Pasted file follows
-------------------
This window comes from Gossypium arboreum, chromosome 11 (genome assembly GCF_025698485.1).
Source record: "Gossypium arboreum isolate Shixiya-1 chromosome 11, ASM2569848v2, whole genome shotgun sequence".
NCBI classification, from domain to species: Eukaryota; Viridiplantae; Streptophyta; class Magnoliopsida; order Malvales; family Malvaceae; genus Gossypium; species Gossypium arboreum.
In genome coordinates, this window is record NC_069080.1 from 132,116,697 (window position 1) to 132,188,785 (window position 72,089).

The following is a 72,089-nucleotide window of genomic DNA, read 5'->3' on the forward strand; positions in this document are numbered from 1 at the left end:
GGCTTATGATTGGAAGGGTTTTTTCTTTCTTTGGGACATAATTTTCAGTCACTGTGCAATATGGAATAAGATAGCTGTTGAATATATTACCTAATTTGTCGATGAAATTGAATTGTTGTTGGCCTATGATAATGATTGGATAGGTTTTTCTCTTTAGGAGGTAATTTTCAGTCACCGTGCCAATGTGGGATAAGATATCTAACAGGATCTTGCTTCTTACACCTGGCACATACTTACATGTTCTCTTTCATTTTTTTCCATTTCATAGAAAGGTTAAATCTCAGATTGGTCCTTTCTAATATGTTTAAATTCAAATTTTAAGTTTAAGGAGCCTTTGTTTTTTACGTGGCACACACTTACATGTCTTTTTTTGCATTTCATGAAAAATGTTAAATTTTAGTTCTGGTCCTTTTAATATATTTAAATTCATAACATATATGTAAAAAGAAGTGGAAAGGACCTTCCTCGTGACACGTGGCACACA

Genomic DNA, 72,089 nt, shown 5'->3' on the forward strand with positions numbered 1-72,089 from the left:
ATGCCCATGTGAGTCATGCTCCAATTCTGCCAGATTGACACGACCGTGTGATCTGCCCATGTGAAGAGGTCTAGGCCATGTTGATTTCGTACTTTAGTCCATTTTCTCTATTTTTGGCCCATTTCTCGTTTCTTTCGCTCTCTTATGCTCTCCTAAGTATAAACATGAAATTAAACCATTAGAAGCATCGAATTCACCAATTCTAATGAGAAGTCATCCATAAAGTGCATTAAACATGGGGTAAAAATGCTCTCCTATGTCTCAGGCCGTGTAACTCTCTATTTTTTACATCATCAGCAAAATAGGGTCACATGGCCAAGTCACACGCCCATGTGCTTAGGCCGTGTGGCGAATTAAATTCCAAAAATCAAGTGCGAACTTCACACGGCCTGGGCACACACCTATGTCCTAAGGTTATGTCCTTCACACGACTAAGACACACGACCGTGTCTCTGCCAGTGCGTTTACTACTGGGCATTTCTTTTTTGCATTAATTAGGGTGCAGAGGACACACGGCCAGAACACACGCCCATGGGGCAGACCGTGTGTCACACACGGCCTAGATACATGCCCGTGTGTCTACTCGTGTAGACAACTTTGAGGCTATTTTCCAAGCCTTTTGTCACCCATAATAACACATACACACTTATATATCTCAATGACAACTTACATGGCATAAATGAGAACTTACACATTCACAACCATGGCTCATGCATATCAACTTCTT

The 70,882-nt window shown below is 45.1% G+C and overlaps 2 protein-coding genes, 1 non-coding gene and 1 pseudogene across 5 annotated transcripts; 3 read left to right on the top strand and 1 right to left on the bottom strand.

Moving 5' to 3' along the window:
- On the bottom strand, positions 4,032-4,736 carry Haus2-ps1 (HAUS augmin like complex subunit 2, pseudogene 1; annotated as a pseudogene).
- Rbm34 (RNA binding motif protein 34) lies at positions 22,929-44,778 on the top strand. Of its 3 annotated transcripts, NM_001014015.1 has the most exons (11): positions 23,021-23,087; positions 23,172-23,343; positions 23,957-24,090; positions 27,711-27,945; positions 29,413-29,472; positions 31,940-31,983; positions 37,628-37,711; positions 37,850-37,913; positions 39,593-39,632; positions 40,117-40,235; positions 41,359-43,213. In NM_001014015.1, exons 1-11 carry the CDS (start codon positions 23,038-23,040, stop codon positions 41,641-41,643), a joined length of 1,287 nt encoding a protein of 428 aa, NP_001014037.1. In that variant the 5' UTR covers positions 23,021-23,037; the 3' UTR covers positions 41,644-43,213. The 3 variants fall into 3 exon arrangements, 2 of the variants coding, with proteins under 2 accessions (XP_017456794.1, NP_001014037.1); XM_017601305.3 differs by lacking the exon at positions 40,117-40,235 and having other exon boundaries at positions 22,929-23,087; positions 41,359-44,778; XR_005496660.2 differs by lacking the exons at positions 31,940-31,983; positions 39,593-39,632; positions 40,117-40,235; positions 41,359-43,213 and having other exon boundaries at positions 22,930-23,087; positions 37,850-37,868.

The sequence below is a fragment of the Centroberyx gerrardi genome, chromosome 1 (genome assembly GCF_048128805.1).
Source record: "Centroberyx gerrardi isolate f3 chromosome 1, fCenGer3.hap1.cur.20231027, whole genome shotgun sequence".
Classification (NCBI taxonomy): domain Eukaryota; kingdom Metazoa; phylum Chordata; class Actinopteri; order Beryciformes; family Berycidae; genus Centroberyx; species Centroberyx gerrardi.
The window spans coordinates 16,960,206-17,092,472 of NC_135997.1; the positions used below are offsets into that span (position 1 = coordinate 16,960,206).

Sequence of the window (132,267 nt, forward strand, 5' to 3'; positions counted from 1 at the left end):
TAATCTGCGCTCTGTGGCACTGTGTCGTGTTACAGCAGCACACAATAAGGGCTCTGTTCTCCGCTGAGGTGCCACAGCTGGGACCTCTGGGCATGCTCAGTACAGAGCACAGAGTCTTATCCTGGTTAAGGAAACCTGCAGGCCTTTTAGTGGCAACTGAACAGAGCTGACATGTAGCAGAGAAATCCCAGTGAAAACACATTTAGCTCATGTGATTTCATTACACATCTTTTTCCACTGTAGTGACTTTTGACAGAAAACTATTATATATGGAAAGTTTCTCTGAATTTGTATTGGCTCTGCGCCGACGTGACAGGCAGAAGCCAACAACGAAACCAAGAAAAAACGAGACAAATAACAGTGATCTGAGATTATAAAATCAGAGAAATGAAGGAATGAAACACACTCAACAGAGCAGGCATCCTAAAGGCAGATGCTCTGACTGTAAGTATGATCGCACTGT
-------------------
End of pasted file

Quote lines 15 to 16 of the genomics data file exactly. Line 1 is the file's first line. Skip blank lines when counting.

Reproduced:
Classification (NCBI taxonomy): domain Eukaryota; kingdom Metazoa; phylum Chordata; class Actinopteri; order Beryciformes; family Berycidae; genus Centroberyx; species Centroberyx gerrardi.
The window spans coordinates 16,960,206-17,092,472 of NC_135997.1; the positions used below are offsets into that span (position 1 = coordinate 16,960,206).